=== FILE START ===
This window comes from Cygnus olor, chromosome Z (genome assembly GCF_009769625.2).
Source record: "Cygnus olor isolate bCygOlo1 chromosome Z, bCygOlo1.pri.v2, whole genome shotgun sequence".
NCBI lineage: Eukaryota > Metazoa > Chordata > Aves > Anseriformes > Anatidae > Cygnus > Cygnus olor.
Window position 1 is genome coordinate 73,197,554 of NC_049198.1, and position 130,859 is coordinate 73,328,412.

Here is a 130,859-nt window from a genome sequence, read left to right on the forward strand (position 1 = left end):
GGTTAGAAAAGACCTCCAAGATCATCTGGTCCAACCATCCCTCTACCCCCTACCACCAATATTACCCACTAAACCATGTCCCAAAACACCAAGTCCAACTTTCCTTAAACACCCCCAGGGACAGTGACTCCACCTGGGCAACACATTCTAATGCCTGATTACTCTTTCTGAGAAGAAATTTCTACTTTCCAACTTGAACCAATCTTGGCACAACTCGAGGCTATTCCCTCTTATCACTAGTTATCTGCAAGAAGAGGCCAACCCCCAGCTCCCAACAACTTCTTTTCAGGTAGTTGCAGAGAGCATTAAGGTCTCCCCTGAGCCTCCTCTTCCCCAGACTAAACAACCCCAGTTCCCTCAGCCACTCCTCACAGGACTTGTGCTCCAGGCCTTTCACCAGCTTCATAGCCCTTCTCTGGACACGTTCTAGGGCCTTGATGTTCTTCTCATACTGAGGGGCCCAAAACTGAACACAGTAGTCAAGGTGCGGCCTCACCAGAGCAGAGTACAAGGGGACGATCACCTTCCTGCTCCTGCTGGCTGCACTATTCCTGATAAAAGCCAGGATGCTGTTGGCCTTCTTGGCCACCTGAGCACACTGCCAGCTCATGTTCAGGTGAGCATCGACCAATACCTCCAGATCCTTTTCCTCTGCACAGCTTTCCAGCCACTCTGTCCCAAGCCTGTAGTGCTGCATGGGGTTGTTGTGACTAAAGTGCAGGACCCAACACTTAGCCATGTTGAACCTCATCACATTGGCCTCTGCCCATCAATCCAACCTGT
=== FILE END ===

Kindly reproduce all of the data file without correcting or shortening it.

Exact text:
This window comes from Cygnus olor, chromosome Z (genome assembly GCF_009769625.2).
Source record: "Cygnus olor isolate bCygOlo1 chromosome Z, bCygOlo1.pri.v2, whole genome shotgun sequence".
NCBI lineage: Eukaryota > Metazoa > Chordata > Aves > Anseriformes > Anatidae > Cygnus > Cygnus olor.
Window position 1 is genome coordinate 73,197,554 of NC_049198.1, and position 130,859 is coordinate 73,328,412.

Here is a 130,859-nt window from a genome sequence, read left to right on the forward strand (position 1 = left end):
GGTTAGAAAAGACCTCCAAGATCATCTGGTCCAACCATCCCTCTACCCCCTACCACCAATATTACCCACTAAACCATGTCCCAAAACACCAAGTCCAACTTTCCTTAAACACCCCCAGGGACAGTGACTCCACCTGGGCAACACATTCTAATGCCTGATTACTCTTTCTGAGAAGAAATTTCTACTTTCCAACTTGAACCAATCTTGGCACAACTCGAGGCTATTCCCTCTTATCACTAGTTATCTGCAAGAAGAGGCCAACCCCCAGCTCCCAACAACTTCTTTTCAGGTAGTTGCAGAGAGCATTAAGGTCTCCCCTGAGCCTCCTCTTCCCCAGACTAAACAACCCCAGTTCCCTCAGCCACTCCTCACAGGACTTGTGCTCCAGGCCTTTCACCAGCTTCATAGCCCTTCTCTGGACACGTTCTAGGGCCTTGATGTTCTTCTCATACTGAGGGGCCCAAAACTGAACACAGTAGTCAAGGTGCGGCCTCACCAGAGCAGAGTACAAGGGGACGATCACCTTCCTGCTCCTGCTGGCTGCACTATTCCTGATAAAAGCCAGGATGCTGTTGGCCTTCTTGGCCACCTGAGCACACTGCCAGCTCATGTTCAGGTGAGCATCGACCAATACCTCCAGATCCTTTTCCTCTGCACAGCTTTCCAGCCACTCTGTCCCAAGCCTGTAGTGCTGCATGGGGTTGTTGTGACTAAAGTGCAGGACCCAACACTTAGCCATGTTGAACCTCATCACATTGGCCTCTGCCCATCAATCCAACCTGT